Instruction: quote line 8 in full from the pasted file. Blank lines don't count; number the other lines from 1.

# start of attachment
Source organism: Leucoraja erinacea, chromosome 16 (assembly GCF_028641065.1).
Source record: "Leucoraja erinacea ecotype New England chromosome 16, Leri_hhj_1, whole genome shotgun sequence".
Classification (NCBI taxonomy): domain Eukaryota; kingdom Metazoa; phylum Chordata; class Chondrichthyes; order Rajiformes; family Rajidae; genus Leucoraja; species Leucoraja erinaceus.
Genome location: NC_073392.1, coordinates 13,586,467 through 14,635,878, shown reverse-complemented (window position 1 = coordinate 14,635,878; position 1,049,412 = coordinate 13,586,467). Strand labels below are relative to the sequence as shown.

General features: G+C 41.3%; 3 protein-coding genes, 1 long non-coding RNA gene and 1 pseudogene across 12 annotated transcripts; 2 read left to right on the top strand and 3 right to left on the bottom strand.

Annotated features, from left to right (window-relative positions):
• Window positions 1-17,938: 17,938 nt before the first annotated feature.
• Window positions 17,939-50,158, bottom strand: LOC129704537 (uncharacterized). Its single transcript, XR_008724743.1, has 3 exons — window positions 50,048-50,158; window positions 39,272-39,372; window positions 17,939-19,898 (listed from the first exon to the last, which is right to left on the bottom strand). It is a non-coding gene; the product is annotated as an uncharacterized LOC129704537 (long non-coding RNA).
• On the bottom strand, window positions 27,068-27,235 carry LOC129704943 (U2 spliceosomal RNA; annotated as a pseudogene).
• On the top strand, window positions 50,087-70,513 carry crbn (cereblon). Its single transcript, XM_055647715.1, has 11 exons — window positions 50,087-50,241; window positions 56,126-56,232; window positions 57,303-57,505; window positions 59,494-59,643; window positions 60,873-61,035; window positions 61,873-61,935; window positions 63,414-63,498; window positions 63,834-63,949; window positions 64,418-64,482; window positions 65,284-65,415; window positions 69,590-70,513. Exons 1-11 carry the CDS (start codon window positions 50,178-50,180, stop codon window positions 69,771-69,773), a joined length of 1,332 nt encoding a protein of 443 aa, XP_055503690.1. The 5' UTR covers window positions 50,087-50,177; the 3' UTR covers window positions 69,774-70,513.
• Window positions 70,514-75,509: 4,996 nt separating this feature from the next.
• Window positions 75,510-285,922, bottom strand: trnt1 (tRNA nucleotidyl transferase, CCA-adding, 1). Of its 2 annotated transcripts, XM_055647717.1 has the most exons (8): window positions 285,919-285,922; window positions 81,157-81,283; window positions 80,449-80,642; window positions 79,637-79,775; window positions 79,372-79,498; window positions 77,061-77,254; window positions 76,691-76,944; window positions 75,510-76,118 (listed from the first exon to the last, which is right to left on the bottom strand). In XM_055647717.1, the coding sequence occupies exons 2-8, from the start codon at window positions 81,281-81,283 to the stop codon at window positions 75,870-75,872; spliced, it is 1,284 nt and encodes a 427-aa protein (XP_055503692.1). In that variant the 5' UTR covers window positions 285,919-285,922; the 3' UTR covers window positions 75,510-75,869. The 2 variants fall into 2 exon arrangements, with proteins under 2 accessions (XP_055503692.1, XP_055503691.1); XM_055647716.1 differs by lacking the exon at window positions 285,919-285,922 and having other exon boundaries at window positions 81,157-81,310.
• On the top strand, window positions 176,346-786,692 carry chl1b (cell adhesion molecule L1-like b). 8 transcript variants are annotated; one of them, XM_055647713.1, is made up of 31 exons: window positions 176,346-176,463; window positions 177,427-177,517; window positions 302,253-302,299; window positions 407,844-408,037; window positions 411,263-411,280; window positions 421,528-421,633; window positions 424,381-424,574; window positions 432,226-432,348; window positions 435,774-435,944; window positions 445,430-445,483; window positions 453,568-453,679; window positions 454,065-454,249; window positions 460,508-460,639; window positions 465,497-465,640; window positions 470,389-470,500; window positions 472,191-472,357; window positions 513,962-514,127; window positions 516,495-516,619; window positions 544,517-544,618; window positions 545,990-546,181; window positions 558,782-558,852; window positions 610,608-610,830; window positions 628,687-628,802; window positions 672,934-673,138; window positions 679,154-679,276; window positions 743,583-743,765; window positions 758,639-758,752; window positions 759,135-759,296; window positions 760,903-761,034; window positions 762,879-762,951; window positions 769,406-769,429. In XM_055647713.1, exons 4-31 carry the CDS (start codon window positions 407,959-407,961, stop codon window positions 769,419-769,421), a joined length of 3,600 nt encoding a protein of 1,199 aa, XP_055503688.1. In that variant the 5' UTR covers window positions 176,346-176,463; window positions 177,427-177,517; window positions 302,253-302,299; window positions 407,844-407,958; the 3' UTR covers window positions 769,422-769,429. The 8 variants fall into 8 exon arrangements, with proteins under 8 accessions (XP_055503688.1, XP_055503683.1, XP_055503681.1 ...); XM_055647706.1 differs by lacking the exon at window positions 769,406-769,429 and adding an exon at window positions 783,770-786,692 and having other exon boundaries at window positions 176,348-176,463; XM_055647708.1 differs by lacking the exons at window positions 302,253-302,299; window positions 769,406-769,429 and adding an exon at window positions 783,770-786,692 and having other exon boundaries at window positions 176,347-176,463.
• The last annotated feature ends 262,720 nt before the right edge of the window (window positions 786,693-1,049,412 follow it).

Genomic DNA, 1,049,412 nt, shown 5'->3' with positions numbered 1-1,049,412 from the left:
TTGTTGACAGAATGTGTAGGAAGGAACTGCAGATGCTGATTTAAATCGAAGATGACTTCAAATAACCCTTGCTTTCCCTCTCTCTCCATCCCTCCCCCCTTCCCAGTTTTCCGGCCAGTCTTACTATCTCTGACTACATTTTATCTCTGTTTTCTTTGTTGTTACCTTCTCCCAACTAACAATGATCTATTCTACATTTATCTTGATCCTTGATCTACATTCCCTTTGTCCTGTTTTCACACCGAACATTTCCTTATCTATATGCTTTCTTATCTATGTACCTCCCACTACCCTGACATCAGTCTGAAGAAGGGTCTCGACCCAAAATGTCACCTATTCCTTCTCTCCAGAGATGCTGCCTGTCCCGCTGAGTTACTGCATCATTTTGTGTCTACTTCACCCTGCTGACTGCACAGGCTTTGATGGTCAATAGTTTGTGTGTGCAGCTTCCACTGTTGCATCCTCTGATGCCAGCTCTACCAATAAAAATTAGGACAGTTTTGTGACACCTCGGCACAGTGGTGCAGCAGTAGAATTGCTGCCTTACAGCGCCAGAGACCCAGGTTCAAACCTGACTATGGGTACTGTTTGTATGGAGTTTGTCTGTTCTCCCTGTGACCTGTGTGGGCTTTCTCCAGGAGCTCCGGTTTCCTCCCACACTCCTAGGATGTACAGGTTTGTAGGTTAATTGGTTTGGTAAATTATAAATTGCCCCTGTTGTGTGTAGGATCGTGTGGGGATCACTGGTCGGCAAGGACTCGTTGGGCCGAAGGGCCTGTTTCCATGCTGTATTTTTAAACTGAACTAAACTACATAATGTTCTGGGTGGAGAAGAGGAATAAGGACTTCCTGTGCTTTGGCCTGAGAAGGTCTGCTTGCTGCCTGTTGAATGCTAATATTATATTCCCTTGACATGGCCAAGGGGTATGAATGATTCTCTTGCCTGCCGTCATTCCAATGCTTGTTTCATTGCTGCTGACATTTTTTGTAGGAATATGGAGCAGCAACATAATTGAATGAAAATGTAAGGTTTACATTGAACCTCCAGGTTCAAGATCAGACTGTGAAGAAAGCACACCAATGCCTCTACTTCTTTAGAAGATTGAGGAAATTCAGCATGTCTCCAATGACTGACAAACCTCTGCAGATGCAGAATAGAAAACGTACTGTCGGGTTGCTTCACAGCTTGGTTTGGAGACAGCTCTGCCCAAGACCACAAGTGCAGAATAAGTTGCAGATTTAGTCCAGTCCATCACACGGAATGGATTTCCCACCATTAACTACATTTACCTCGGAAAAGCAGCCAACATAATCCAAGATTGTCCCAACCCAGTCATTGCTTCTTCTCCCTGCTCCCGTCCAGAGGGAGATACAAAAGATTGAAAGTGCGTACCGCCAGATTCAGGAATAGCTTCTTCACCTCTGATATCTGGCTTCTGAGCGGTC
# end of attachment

• Window positions 17,939-50,158, bottom strand: LOC129704537 (uncharacterized). Its single transcript, XR_008724743.1, has 3 exons — window positions 50,048-50,158; window positions 39,272-39,372; window positions 17,939-19,898 (listed from the first exon to the last, which is right to left on the bottom strand). It is a non-coding gene; the product is annotated as an uncharacterized LOC129704537 (long non-coding RNA).